• Lifetime benefits have been eliminated
  • Annual benefits limits have been restricted
  • Pre-existing conditions limits may not be imposed upon children under age 19

Beginning in 2013, tax-deductibility of medical expenses will change.  At present, taxpayers are permitted to itemize and deduct medical expenses if those expenses exceed 7.5% of the taxpayer’s adjusted gross income.  This means if you earn $50,000 per year, you may itemize and deduct your medical expenses that exceed $3,750.  In 2013, the threshold increases to 10%.  So, if you earn $50,000 in 2013, you may only itemize and deduct your medical expenses that exceed $5,000.

If a person has a flexible spending account, the maximum contribution will be $2,500 beginning in 2013.  Up until that time, there has been no limit to contributions to this tax-advantaged plan that allows employees to designate a portion of their annual earnings to pay for qualified medical expenses.  (These funds are not taxed if used for qualified medical expenses.)

Also beginning in 2013, the Medicare tax rate for individuals who earn more than $200,000 per year will increase.  The same holds true for married taxpayers filing jointly if their combined wages are in excess of $250,000.  The increased tax rate applies to wages in excess of the thresholds.  These same individuals will also pay a higher Medicare tax rate on their investment income.

So, did you know these facts?  What are your thoughts?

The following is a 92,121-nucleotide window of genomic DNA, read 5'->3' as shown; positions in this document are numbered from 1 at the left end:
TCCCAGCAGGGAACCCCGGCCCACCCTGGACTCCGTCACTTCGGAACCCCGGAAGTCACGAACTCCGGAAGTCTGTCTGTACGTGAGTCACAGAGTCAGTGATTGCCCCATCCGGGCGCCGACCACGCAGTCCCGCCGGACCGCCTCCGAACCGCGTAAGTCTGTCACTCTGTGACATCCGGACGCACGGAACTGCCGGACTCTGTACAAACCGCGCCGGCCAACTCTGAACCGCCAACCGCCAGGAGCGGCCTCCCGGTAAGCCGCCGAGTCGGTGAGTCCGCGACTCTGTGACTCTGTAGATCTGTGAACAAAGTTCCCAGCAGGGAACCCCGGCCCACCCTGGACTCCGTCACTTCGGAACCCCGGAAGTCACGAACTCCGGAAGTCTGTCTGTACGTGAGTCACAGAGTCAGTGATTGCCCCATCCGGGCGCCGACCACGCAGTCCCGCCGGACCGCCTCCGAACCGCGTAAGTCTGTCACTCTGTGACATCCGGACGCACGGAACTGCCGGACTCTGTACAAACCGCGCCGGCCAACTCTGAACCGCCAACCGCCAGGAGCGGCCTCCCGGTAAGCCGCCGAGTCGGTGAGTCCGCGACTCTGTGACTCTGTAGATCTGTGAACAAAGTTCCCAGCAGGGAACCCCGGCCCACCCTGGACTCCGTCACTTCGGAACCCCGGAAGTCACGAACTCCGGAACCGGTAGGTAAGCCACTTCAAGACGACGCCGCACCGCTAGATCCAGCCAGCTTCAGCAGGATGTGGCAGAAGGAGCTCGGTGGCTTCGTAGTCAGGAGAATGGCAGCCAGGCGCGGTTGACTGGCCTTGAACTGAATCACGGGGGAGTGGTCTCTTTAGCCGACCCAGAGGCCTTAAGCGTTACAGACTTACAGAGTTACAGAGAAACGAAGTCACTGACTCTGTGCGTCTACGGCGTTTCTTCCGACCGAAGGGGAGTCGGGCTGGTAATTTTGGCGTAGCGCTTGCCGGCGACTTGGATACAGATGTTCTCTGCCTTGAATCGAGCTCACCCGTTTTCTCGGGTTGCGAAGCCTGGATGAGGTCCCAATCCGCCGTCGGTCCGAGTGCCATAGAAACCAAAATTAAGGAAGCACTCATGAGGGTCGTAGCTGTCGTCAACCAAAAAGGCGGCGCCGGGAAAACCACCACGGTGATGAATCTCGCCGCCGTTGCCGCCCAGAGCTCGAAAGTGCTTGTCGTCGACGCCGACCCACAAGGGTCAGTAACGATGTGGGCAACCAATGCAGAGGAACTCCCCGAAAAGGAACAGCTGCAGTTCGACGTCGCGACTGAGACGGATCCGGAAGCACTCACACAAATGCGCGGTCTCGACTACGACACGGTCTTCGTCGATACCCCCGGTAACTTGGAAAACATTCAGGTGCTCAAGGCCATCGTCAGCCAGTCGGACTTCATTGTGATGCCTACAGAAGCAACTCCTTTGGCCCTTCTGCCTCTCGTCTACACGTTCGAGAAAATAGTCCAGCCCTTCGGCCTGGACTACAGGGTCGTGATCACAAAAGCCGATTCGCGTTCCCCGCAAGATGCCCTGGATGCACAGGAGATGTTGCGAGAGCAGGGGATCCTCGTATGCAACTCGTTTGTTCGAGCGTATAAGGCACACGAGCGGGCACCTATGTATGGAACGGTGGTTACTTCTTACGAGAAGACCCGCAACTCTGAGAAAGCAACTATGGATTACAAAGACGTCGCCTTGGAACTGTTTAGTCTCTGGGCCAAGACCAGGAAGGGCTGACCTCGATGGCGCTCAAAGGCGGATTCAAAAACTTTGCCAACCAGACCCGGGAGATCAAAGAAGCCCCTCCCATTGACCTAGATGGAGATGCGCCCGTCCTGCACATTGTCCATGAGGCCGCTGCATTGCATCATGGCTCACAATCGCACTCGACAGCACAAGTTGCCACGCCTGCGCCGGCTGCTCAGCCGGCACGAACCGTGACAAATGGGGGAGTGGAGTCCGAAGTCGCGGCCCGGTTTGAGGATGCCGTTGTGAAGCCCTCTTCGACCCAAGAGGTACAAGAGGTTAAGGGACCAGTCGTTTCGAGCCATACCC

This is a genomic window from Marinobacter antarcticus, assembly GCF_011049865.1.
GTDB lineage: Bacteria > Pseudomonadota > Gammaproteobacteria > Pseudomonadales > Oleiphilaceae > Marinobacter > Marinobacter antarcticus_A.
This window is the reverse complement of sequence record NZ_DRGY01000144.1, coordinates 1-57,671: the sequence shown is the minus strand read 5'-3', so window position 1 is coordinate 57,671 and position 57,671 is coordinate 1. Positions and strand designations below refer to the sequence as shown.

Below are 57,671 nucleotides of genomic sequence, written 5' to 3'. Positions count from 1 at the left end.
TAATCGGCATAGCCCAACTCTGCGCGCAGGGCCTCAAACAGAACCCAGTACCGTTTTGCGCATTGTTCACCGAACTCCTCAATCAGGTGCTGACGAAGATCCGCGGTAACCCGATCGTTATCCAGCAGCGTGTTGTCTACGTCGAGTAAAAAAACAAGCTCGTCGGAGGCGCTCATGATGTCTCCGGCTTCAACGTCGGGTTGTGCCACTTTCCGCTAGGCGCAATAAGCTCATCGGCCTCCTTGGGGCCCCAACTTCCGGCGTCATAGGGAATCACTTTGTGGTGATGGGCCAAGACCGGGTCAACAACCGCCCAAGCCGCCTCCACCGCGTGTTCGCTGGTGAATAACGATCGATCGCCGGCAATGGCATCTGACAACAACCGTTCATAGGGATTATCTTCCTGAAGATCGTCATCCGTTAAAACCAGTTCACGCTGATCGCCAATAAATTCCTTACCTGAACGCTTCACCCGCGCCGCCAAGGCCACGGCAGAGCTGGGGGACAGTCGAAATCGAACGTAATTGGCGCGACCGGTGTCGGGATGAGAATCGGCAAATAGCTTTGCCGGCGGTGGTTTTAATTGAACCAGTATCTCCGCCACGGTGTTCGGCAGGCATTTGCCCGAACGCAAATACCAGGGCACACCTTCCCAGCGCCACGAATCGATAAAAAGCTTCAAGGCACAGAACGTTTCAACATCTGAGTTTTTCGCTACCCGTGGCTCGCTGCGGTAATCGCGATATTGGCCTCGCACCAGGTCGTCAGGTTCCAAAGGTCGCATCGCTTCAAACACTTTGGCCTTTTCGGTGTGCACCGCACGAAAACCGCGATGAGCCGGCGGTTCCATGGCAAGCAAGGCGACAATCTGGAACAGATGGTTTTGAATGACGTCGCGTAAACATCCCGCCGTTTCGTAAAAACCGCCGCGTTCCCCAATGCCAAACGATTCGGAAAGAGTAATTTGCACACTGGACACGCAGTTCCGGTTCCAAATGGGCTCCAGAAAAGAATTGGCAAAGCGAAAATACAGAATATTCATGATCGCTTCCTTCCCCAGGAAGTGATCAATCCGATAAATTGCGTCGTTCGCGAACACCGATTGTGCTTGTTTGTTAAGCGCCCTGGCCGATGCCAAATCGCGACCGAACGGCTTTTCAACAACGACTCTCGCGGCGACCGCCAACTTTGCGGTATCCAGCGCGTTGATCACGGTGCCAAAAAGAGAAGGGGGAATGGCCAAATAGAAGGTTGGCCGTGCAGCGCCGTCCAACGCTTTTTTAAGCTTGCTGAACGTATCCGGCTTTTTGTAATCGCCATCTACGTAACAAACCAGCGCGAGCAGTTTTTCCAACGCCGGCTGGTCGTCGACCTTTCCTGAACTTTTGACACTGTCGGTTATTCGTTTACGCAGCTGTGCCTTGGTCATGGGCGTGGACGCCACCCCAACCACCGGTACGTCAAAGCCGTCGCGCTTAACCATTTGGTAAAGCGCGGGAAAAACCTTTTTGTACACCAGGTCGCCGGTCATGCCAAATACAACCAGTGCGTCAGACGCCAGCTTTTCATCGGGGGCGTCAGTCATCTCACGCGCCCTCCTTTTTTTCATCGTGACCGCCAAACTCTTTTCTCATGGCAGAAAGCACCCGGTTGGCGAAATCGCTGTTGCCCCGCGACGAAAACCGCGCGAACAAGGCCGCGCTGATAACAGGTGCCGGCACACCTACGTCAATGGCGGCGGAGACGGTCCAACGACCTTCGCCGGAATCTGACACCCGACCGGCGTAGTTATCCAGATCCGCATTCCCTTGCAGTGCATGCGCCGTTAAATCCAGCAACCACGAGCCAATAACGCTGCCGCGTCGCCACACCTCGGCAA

Link to the text of the PPACA

Link to the Henry J. Kaiser Family Foundation site about the PPACA

Link to the U.S. Department of HHS about the PPACA

LifeHealthPro’s list of articles about the PPACA

Link to Healthcare Reform Article by the New York Times

 

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Book Review: When the Past Haunts You by L.C. Hayden

This is the second book I’ve read from the Harry Bronson series and it’s just as good as the first one.  Hayden sucks you into the story on the first page with her talent for devising unique and unexpected plot twists.

In a nutshell, retired police detective Harry Bronson is reluctant to even talk to his estranged sister when she calls, begging him for help.  Decades after the tragedy that destroyed his family, Bronson finds himself not only flying cross-country to his sister’s aid but also committed to solving a murder.  He winds up digging through years-old family secrets and dealing with a multitude of corruption among his sister’s wealthy and powerful friends and business associates.

The action is non-stop and, as Harry struggles to learn the identity of the murder, he must face his past.  I highly recommend When the Past Haunts You, which is available from Amazon in both trade paperback and for Kindle.

L. C. Hayden is an award winning author. Her Harry Bronson series have been the finalist for the Agatha Award for Best Novel (Why Casey Had to Die) as well as finalist for Left Coast Crime’s Best Mystery (What Others Know).